Pushing children to read and write at younger and younger ages results in children who are “burned-out” by 2nd or 3rd grade, when it is obvious to see that the once-eager-to-learn child has become passive, less eager, and even frustrated. What’s the rush to read and write?  They aren’t going out on the job market at 8 years of age. By providing children with a wide variety of multi-sensory activities, we are permitting that child to begin 1st grade with a firm base of success, physical/mental development, and a strong sense of self.  “I can do it!”

The same way a building needs an excellently-constructed foundation so it will withstand earth tremors, so our children deserve a strong base to prevent the “school tremors” that inevitably will come their way.

SUGGESTED ACTIVITIES

  1. The usual physical ones for gross motor skills:
    • Running, relay races, kick-the ball (like baseball, with bases, but kids kick a big ball instead of hitting it with a bat)
    • Tag (the one who is “IT”, runs to touch someone else, and the touched one becomes IT)
    • Hopscotch, walking a balance beam, jumping rope
    • Playing with trucks, sand box, a huge doll house (child size), swimming (in real water or with physical movements of their bodies)
  1. Games & music
  • “Simon says”, “The Farmer in the Dell”, “London Bridge is Falling Down”, “The Hokey Pokey”
  • Dancing in rhythm with the CD being played: slow movements to slow music, fast with fast, etc.
  • Ballet, jazz, and tap dancing experiences
  • Singing…any songs so children get the rhythm in their brains and their bodies exhibit it.
  1. Pre- readiness skills practice
  • Reading aloud to the children daily, with the students repeating a refrain, or acting out scenes after they have heard the same story several times
  • Students telling stories, show & tell
  • Students gluing pictures of words that they are learning as a vocabulary (NOT writing the word). For example, the Teacher can have 5 new words to discuss and show, such as “blue.” The child will try to find something “blue” in a magazine, cut or rip it out, and glue it on a paper.  Same with “dog”…most kids know these vocabulary words if they are English speakers in the home; but if not, they are building an oral vocabulary with a sensory approach.
  • Making letters with their bodies (individually or as a team) An “A” the kids can form with 2 or 3 team members.
  • Making a 3-dimensional/mosaic letter. The teacher can make a big letter for each child on a piece of colored paper, such as an “M.” The students can use pieces of a variety colored paper that they have torn into small pieces (good use for scrap paper).  Then they glue the mosaics onto the letter the teacher has given them.  This could be repeated week by week until they complete the alphabet.  The objective is NOT that the children be able to read or write the letters (although some may be able to). The goal is that the kids are using motor skills to develop the basis for writing in first grade.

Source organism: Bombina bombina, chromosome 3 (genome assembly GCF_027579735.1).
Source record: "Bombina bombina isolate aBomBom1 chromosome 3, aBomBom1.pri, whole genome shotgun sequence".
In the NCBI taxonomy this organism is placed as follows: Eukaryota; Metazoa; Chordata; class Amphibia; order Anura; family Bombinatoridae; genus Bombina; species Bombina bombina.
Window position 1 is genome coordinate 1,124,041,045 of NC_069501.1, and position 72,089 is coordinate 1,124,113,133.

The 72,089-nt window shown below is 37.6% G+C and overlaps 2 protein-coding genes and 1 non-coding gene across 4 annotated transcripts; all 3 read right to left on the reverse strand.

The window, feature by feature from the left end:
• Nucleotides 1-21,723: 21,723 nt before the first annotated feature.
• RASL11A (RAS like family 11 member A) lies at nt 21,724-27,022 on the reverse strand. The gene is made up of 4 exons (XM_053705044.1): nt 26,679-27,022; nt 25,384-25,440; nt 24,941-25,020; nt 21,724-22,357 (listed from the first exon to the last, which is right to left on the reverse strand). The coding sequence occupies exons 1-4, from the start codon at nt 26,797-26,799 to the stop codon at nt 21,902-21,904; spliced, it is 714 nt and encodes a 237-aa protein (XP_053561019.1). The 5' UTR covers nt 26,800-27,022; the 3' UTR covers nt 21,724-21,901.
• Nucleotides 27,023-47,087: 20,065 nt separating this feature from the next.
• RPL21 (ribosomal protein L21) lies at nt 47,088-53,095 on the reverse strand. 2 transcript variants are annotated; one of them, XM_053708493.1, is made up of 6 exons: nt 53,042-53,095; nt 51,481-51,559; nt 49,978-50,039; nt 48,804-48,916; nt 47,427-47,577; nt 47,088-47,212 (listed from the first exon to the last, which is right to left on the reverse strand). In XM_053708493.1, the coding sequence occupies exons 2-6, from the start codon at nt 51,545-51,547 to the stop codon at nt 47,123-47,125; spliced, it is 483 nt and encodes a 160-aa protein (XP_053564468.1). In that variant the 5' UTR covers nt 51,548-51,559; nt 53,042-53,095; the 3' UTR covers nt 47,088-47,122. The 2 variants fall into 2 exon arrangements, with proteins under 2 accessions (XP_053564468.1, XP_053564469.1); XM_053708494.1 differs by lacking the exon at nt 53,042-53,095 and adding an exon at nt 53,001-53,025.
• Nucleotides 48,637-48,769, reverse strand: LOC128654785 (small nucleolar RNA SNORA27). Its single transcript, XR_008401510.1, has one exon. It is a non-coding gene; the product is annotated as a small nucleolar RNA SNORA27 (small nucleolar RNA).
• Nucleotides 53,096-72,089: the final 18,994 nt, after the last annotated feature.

• Coloring/ drawing pictures with fat crayons.
  • Making letters of the alphabet in sand. The teacher will have trays with about 2 inches deep of sand. Teacher will show a letter, like an A, and the students will attempt to form the letter by tracing in the sand.
  • Word Wizard: The teacher or a student is the WIZARD, who wants to know the other students’ names.  The children “write” their name in the air with body movements, and the WIZARD has to correctly guess the name. Then a new child is the Wizard.
  • TALKING by the student is necessary. The students should talk more than the teacher!!! Talking to each other, to the teacher, in front of the group….all give the children a sense of accomplishment, reduce the fear element of speaking, and allow them to feel capable because they are developing strong ORAL skills, which, we all know as educators, is the precursor to reading and writing

It is obvious that teachers have a huge repertoire of similar activities to these given above.  If they can vary activities for the child, transitioning smoothly though various auditory, visual, tactile, and kinesthetic activities DAILY, (more doing than sitting), we will see a great difference in the preparation/readiness level of our children entering 1st grade.

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RECOMMENDED READING LIST

  1. A step-by-step Orton-Gillingham training session, see the book, School Success for Students with Dyslexia and Other Reading Difficulties. by Dr. Walter E. Dunson.
  1. The Gillingham Manual: Remedial Training for Students with Specific Disability in Reading, Spelling, and Penmanship… by Anna Gillingham

(Republished: Aug 1, 2014) AMAZON.CO

  1. Multisensory Teaching of Basic Language Skills, Third EditionJun 20, 2011

by BEVERLY WOLF